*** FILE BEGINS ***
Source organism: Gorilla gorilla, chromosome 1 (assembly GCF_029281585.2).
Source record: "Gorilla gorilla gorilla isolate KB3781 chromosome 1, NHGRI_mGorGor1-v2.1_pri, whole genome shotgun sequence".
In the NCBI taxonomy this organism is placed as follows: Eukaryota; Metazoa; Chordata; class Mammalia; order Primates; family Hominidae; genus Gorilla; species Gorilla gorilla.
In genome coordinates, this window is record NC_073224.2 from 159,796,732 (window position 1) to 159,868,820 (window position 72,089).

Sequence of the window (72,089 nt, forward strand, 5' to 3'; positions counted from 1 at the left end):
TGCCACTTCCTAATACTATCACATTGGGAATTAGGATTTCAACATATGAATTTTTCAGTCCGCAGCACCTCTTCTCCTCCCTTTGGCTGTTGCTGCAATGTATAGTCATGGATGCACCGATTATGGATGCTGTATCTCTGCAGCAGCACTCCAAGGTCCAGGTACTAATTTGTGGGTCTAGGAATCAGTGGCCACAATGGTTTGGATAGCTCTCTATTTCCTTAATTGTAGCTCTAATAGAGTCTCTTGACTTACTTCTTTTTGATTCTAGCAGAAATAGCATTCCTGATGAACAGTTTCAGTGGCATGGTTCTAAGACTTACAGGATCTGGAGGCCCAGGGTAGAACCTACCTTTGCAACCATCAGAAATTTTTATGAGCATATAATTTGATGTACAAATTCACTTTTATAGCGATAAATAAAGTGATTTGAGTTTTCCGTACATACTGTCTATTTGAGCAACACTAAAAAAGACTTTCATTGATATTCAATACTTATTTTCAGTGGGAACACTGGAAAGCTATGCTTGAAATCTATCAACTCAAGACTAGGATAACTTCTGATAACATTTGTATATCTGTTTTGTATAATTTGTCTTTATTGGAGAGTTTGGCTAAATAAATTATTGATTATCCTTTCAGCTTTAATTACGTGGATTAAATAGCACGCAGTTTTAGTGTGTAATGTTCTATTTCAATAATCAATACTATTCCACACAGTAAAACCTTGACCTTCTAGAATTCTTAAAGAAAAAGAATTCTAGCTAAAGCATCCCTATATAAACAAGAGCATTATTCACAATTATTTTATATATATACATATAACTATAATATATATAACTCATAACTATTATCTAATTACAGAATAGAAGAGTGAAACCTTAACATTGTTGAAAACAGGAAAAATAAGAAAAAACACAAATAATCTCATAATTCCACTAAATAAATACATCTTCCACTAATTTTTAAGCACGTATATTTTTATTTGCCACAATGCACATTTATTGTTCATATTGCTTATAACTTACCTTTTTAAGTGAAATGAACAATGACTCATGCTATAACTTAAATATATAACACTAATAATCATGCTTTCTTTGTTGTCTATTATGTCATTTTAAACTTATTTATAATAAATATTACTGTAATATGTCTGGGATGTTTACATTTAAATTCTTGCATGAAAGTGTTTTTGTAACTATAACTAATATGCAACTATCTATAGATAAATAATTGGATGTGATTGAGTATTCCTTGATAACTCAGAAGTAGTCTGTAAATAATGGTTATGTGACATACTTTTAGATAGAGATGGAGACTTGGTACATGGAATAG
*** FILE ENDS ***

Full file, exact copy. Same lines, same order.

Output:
Source organism: Gorilla gorilla, chromosome 1 (assembly GCF_029281585.2).
Source record: "Gorilla gorilla gorilla isolate KB3781 chromosome 1, NHGRI_mGorGor1-v2.1_pri, whole genome shotgun sequence".
In the NCBI taxonomy this organism is placed as follows: Eukaryota; Metazoa; Chordata; class Mammalia; order Primates; family Hominidae; genus Gorilla; species Gorilla gorilla.
In genome coordinates, this window is record NC_073224.2 from 159,796,732 (window position 1) to 159,868,820 (window position 72,089).

Sequence of the window (72,089 nt, forward strand, 5' to 3'; positions counted from 1 at the left end):
TGCCACTTCCTAATACTATCACATTGGGAATTAGGATTTCAACATATGAATTTTTCAGTCCGCAGCACCTCTTCTCCTCCCTTTGGCTGTTGCTGCAATGTATAGTCATGGATGCACCGATTATGGATGCTGTATCTCTGCAGCAGCACTCCAAGGTCCAGGTACTAATTTGTGGGTCTAGGAATCAGTGGCCACAATGGTTTGGATAGCTCTCTATTTCCTTAATTGTAGCTCTAATAGAGTCTCTTGACTTACTTCTTTTTGATTCTAGCAGAAATAGCATTCCTGATGAACAGTTTCAGTGGCATGGTTCTAAGACTTACAGGATCTGGAGGCCCAGGGTAGAACCTACCTTTGCAACCATCAGAAATTTTTATGAGCATATAATTTGATGTACAAATTCACTTTTATAGCGATAAATAAAGTGATTTGAGTTTTCCGTACATACTGTCTATTTGAGCAACACTAAAAAAGACTTTCATTGATATTCAATACTTATTTTCAGTGGGAACACTGGAAAGCTATGCTTGAAATCTATCAACTCAAGACTAGGATAACTTCTGATAACATTTGTATATCTGTTTTGTATAATTTGTCTTTATTGGAGAGTTTGGCTAAATAAATTATTGATTATCCTTTCAGCTTTAATTACGTGGATTAAATAGCACGCAGTTTTAGTGTGTAATGTTCTATTTCAATAATCAATACTATTCCACACAGTAAAACCTTGACCTTCTAGAATTCTTAAAGAAAAAGAATTCTAGCTAAAGCATCCCTATATAAACAAGAGCATTATTCACAATTATTTTATATATATACATATAACTATAATATATATAACTCATAACTATTATCTAATTACAGAATAGAAGAGTGAAACCTTAACATTGTTGAAAACAGGAAAAATAAGAAAAAACACAAATAATCTCATAATTCCACTAAATAAATACATCTTCCACTAATTTTTAAGCACGTATATTTTTATTTGCCACAATGCACATTTATTGTTCATATTGCTTATAACTTACCTTTTTAAGTGAAATGAACAATGACTCATGCTATAACTTAAATATATAACACTAATAATCATGCTTTCTTTGTTGTCTATTATGTCATTTTAAACTTATTTATAATAAATATTACTGTAATATGTCTGGGATGTTTACATTTAAATTCTTGCATGAAAGTGTTTTTGTAACTATAACTAATATGCAACTATCTATAGATAAATAATTGGATGTGATTGAGTATTCCTTGATAACTCAGAAGTAGTCTGTAAATAATGGTTATGTGACATACTTTTAGATAGAGATGGAGACTTGGTACATGGAATAG